The justice, and I'm not opposed to the justice. She seems like a very fine person. She has written before she went on the bench that she thinks the affordable care act is not constitutional. If it is struck down, what happens? Women's rights are fundamentally changed. Once again a woman could pay more money because she has a pre-existing condition, pregnancy. They were able to charge a woman more for the same exact procedure a man gets. That ended when we passed the Affordable Care Act. There's 100 million people who have pre-existing conditions.
They will be taken away as well. Those pre-existing conditions, the insurance companies are going to love this. It's not appropriate to do this before this election. If he wins the election and the Senate is Democrat or Republican, then it goes forward. If not, we should wait until February.
TRUMP: There aren't 100 million people with pre-existing conditions. As far the say is concerned, people already had their say. Okay, Justice Ginsburg said powerfully, strongly at some 10 years ago or so, she said a president and the Senate is elected for a period time, but a president is elected for four years. We’re not elected for three years. I'm not elected for three years. We have the Senate. During that period of time we have an opening. I'm not elected for three years. I'm elected for four years. 100 million people is totally wrong. I don't know where you got that number. The bigger problem that you have is that you're going to extinguish 180 million people with their private health care.
BIDEN: That is simply not true. ... He knows what I proposed. What I proposed is we expand Obamacare and We increase it. One of the big debates we had with 23 of my colleagues trying to win the nomination that I won was saying that Biden wanted to allow people to have private insurance still. They can, they do, they will under my proposal.
TRUMP: Your party doesn’t say it. Your party wants to go socialist.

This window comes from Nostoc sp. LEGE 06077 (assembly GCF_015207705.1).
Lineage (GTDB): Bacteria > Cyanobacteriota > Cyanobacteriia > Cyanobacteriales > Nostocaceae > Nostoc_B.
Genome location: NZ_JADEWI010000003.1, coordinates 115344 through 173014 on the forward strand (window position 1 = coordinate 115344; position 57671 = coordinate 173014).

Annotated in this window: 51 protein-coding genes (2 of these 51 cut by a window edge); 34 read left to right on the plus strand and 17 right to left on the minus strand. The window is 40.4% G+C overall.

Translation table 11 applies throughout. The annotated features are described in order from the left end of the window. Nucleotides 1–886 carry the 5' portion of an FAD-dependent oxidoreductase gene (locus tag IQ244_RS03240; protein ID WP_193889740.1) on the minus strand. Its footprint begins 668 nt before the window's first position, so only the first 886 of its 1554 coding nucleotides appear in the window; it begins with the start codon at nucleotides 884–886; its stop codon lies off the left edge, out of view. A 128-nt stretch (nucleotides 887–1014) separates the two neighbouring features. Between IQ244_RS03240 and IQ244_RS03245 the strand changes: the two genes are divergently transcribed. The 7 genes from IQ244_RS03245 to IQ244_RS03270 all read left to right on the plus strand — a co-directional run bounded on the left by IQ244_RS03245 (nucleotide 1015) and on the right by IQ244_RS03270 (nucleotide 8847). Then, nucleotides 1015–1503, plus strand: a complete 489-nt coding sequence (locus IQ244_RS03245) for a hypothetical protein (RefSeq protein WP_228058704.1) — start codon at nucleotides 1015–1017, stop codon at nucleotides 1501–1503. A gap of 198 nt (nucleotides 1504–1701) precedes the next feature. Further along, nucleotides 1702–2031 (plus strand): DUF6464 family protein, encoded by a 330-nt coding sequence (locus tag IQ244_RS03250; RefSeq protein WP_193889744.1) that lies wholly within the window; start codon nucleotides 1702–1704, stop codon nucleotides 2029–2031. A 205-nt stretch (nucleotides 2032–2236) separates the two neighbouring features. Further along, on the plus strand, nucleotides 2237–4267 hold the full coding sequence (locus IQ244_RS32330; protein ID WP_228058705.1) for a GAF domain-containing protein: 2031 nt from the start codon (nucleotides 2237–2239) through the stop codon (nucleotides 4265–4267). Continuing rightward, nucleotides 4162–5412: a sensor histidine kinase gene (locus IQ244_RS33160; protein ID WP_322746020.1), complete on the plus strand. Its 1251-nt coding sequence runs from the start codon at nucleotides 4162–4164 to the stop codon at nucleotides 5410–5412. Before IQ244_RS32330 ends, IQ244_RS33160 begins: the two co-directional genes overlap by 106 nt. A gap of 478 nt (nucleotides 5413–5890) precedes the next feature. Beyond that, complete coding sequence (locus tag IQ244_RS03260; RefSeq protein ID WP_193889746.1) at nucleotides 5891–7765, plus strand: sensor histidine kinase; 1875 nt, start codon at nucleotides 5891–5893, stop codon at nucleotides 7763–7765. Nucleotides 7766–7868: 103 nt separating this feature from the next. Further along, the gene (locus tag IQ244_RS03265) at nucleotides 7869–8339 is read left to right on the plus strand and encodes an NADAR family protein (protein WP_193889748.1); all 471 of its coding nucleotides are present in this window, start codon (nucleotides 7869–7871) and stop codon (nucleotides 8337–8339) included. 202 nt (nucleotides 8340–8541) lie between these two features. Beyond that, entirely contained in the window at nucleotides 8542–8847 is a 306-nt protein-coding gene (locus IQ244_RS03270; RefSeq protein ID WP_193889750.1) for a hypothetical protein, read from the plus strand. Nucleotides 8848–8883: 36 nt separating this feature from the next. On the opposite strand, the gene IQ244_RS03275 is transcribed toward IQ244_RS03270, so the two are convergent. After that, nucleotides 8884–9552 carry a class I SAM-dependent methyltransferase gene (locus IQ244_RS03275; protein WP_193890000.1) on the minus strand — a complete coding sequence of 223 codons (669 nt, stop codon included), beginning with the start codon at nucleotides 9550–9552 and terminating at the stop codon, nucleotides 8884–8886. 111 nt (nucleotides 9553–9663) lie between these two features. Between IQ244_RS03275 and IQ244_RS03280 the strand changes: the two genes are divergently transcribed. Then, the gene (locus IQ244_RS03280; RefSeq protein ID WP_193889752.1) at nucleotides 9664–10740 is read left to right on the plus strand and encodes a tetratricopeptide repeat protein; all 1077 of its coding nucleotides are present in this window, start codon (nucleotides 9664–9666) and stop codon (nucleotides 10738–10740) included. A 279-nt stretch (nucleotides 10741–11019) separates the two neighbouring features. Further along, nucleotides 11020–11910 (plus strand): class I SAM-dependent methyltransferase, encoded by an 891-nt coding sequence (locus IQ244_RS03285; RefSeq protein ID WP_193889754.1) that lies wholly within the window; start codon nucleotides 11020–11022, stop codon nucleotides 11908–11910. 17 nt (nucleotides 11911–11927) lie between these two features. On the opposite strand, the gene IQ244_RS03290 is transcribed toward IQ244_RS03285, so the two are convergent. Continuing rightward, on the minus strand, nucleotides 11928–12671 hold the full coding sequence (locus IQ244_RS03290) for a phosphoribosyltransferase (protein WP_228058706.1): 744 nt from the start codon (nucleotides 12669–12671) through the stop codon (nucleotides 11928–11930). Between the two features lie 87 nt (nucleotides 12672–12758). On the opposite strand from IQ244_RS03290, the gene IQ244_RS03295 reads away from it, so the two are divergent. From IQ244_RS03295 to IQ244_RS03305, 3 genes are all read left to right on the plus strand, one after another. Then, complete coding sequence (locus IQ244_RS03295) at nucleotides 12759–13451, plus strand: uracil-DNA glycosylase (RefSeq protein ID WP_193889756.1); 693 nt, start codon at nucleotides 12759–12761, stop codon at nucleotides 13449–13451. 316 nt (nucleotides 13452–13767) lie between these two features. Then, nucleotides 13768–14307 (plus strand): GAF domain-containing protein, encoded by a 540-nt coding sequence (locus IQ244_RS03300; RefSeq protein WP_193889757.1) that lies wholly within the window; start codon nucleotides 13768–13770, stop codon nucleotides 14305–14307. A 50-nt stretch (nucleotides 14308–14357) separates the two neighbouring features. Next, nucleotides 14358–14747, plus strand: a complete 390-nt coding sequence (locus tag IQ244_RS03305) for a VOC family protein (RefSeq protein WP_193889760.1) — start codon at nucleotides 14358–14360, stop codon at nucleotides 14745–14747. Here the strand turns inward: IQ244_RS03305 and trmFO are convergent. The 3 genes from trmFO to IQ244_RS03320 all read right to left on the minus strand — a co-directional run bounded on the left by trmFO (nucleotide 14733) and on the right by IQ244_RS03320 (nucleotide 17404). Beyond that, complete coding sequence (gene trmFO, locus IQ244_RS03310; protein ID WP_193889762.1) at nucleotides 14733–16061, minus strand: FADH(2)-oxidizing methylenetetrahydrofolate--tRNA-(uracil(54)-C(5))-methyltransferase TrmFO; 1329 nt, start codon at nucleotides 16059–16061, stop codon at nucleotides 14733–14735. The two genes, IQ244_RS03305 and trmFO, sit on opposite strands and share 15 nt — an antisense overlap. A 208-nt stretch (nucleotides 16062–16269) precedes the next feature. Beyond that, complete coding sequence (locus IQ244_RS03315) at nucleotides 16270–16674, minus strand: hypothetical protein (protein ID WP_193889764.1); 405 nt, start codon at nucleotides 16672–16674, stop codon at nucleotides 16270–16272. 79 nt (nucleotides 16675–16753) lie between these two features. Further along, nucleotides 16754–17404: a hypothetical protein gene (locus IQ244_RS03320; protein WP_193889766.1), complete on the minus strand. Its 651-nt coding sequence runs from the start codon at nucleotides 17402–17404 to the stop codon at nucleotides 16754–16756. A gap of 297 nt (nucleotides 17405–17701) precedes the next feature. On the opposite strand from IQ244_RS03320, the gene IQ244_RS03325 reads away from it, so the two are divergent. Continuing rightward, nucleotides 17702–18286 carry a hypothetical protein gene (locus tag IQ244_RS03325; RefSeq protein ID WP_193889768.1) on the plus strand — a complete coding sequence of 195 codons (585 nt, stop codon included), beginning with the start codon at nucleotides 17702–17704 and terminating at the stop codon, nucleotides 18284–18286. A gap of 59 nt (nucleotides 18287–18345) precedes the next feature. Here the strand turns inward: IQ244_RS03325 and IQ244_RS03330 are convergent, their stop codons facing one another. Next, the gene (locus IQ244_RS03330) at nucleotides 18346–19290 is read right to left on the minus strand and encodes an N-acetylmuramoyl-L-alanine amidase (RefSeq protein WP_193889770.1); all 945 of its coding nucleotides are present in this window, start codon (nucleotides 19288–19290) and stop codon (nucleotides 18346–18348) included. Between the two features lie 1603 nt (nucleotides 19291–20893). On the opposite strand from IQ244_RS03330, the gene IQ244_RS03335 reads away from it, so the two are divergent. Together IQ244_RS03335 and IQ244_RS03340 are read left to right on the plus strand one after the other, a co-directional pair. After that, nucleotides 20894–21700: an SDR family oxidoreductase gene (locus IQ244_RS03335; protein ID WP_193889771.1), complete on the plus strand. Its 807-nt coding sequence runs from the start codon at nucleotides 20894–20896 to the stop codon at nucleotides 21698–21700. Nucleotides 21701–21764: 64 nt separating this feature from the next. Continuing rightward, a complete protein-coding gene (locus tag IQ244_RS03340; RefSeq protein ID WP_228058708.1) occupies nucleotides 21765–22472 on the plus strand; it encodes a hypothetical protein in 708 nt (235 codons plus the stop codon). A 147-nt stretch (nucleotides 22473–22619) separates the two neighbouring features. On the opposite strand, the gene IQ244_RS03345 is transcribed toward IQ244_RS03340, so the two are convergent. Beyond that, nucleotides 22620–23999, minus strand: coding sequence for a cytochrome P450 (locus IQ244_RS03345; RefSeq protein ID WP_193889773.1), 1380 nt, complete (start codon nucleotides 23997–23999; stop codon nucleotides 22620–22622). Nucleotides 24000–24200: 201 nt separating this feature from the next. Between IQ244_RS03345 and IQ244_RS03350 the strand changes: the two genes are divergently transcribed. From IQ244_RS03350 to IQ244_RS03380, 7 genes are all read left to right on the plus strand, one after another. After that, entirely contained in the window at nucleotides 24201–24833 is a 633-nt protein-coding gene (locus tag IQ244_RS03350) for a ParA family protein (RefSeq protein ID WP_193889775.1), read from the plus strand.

BIDEN: My party is needed. I am the Democratic Party right now. The platform of the Democratic Party is what I in fact approved of. What I approved of. Now here’s the deal. The deal is that it's going to wipe out pre-existing conditions. By the way, the 200,000 people that have died on his watch, how many of those have survived? There are 7 million people that contracted COVID. What does it mean for them going forward if you strike down the Affordable Care Act?
TRUMP: You have 308,000 military people dying because you couldn't provide them proper health care in the military, so don’t tell me about this
BIDEN: I'm happy to talk about it.
TRUMP: If you were here, It would be 2 million people because you were very late on the draw. You didn't want me to ban China which was heavily infected. You're talking about 2 million people.
BIDEN: The point is that the president also is opposed to Roe V. Wade. That's on the ballot as well in the court. That's also at stake right now. The election is all --
TRUMP: You don't know what's on the ballot? Why is it on the ballot? It's not on the ballot.
BIDEN: It’s on the ballot in the court. Donald, would you just be quiet for a minute.
TRUMP: There is nothing happening there, and you don't know her view on Roe V. Wade. You don’t know her view.